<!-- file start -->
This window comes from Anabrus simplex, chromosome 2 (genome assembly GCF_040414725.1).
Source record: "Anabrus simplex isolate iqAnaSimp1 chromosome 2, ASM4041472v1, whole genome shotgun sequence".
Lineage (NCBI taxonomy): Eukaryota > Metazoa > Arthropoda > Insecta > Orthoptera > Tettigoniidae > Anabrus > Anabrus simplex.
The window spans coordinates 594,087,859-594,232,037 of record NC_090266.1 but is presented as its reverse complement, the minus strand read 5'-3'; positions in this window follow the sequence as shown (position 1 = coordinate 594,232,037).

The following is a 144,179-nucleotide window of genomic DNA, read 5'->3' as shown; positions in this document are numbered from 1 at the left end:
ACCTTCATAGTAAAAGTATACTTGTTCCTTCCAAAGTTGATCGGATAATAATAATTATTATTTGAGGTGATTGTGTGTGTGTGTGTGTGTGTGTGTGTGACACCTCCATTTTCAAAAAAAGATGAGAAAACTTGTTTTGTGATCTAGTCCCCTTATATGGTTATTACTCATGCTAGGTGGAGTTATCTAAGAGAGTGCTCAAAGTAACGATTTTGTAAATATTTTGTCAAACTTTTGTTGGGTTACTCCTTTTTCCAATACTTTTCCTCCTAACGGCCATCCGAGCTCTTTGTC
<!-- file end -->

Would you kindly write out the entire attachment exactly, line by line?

This window comes from Anabrus simplex, chromosome 2 (genome assembly GCF_040414725.1).
Source record: "Anabrus simplex isolate iqAnaSimp1 chromosome 2, ASM4041472v1, whole genome shotgun sequence".
Lineage (NCBI taxonomy): Eukaryota > Metazoa > Arthropoda > Insecta > Orthoptera > Tettigoniidae > Anabrus > Anabrus simplex.
The window spans coordinates 594,087,859-594,232,037 of record NC_090266.1 but is presented as its reverse complement, the minus strand read 5'-3'; positions in this window follow the sequence as shown (position 1 = coordinate 594,232,037).

The following is a 144,179-nucleotide window of genomic DNA, read 5'->3' as shown; positions in this document are numbered from 1 at the left end:
ACCTTCATAGTAAAAGTATACTTGTTCCTTCCAAAGTTGATCGGATAATAATAATTATTATTTGAGGTGATTGTGTGTGTGTGTGTGTGTGTGTGTGTGACACCTCCATTTTCAAAAAAAGATGAGAAAACTTGTTTTGTGATCTAGTCCCCTTATATGGTTATTACTCATGCTAGGTGGAGTTATCTAAGAGAGTGCTCAAAGTAACGATTTTGTAAATATTTTGTCAAACTTTTGTTGGGTTACTCCTTTTTCCAATACTTTTCCTCCTAACGGCCATCCGAGCTCTTTGTC